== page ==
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About Dr. Morse

Dr. Morse earned her Doctor of Osteopathic Medicine from Rowan University. She completed her residency and her child neurology fellowship at the State University of New York, Downstate Medical Center. She then completed another fellowship in sleep medicine at the Albert Einstein College of Medicine of Yeshiva University, Montefiore Medical Center. She enjoys working in her many different roles at Geisinger, which include: clinician, researcher, educator and administrator, and working to develop the child neurology and sleep medicine programs.


Two fun facts about Dr. Morse:

Her patients often recognize her by her shoes – she says it’s not uncommon to be referred to as “the doctor in the high heels.” 

When she was growing up, she aspired to be a butterfly, because they make people smile.

 

We asked Dr. Morse a few questions about her career journey, obstacles she’s faced and what International Women’s Day means to her. Here’s what she said:

 

Why did you decide to pursue a career in healthcare?

I became a physician because of my mother. When I was 5 years old, my mother had her first clinical flare of multiple sclerosis (MS) after she had my little brother. She was wheelchair bound. I don’t recall a lot from then, I was too young to remember. But, I recollect the constant denial my mother lived in about her diagnosis, so much so that she would refuse to acknowledge it as part of her medical history. Frequently stating, “they told me then it was my hormones, if the steroids help, great. If not, this is what you have to live with.” My mother has an exceptionally strong will and refused to let MS keep her in a wheelchair. She would say, “I have four kids, and I am a wife. I don’t have time to be sick, don’t have time to be in a wheelchair and don’t want anyone’s pity.” She refused to see a neurologist for over 20 years. 

Witnessing my mother’s difficulties over the years and her refusal to seek care because she felt dismissed with a hopeless diagnosis drove me to want to change that path for other people. I wanted to make sure I could share the road with other’s who experienced the same arduous path my mother had decided/forced to take alone. 

Tell us about a challenge you’ve faced along your journey. 

The biggest challenge has been learning how to balance the perception of being aggressive with the intention of being an advocate. I guess you can say it’s learning to tame my passion. I see every patient I take care of as a family member, and every parent who is concerned about the child I am caring about, I reflect on as if it is me or my husband thinking about if it were my own little girl. Therefore, when I take my role as the care provider I want to make sure I give my best and will fight for that.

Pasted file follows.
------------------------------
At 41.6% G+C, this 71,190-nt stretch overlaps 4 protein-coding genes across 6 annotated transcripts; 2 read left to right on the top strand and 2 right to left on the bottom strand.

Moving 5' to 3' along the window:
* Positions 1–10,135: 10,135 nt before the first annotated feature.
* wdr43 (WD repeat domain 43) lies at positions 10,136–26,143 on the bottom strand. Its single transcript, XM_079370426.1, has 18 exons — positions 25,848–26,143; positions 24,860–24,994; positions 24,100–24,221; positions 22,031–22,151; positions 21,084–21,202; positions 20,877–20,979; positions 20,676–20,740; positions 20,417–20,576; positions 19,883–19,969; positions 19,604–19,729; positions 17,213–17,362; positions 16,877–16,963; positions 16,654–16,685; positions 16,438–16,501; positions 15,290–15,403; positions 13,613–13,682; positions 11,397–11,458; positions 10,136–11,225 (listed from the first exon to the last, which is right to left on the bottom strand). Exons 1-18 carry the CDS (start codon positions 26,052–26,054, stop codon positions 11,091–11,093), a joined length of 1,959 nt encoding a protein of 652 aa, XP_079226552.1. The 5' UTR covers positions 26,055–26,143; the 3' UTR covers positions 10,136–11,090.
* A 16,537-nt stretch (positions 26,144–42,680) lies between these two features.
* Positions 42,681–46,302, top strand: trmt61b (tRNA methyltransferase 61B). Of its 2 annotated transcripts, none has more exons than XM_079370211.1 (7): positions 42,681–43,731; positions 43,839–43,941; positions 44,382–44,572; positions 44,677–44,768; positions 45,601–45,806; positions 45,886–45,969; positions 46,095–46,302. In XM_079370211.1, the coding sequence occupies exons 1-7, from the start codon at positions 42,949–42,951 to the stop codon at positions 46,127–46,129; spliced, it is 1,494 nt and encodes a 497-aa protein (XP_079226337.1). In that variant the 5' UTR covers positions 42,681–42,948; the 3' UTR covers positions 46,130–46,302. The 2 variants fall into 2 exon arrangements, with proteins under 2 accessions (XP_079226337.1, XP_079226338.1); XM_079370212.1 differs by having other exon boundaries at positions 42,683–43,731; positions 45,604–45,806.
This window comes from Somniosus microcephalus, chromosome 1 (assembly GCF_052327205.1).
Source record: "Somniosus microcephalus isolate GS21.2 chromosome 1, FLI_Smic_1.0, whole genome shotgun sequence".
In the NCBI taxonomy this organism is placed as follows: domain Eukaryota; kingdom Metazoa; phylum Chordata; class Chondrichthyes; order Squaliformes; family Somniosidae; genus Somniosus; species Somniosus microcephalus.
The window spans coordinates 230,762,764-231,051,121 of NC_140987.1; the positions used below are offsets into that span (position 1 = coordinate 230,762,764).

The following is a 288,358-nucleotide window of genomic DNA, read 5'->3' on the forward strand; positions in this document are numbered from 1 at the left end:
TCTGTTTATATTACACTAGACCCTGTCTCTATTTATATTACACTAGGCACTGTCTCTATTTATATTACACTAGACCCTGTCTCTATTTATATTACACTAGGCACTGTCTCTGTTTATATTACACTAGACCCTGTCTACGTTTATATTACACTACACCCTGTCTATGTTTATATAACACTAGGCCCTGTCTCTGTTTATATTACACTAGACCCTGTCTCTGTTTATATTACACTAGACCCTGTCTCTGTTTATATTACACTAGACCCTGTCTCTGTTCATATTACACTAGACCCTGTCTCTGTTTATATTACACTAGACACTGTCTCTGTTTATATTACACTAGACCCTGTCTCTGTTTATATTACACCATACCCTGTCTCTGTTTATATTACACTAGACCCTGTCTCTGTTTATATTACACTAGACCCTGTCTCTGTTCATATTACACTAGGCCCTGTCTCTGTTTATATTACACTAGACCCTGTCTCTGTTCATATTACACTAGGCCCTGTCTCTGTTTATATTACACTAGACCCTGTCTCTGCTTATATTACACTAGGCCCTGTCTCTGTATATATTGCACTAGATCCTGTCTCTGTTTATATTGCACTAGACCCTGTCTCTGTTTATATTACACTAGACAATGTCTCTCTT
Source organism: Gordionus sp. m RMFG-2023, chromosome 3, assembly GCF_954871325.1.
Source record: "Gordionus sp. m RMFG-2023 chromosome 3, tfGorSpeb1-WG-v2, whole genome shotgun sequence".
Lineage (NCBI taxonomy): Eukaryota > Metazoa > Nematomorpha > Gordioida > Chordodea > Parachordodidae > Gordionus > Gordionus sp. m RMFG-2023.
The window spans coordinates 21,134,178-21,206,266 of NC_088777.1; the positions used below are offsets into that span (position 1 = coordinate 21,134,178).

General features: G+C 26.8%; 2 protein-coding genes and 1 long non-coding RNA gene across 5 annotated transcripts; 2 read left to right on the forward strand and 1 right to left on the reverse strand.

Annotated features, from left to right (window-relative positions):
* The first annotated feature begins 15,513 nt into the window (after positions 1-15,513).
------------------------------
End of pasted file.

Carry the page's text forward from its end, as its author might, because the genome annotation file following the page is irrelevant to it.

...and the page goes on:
What I have learned is to be confident in what I know and who I am. Don’t be afraid of being wrong. Embrace mistakes as a learning opportunity. Don’t forget the people you care for are human, not diagnoses or medication regimens. It’s all about teamwork – don’t advocate alone, ensure the care team and family are all in line with the same goals.

What advice would you give to other women looking to get into the healthcare field?

Becoming a physician has been the best decision I have ever made. It is not uncommon for there to be warnings about the long road ahead and the emotional difficulties that will come. Frequently, forcing you to question, “will I be able to handle this, am I strong enough, will I have time to have a family of my own?” The answer will be individualized. However, I would say YES, entering the healthcare field has challenges, BUT the rewards are overwhelming. Hopefully, you will share the experience I have had where frequently I am reminded by families and patients who thank me for my time, praise me for the strength and family who support me in taking care of others. My husband, who encourages me to be the role model he wants my daughter to look up to, and even my 2-year-old daughter reminds me, “mama… good… sick babies.” I think the translation is her telling me I am doing a good job taking care of sick babies.

The theme for this year’s International Women’s day is “Balance for Better,” focused on building a gender-balanced world. What does that mean to you? How can we make a positive difference for women everywhere?

Balance for Better… Encourage women to define who they are and what their strengths are, and to relinquish the fear of judgement and failure. Irrespective of gender promoting each other based on character and accomplishment, while being mindful that we each carry an unconscious bias, which sometimes may even be a woman’s own bias against another woman.


Anne Marie Morse
Anne Marie Morse, DO

Each woman has shared her story of her career journey, obstacles she’s faced and what International Women’s Day means to her. Read their stories: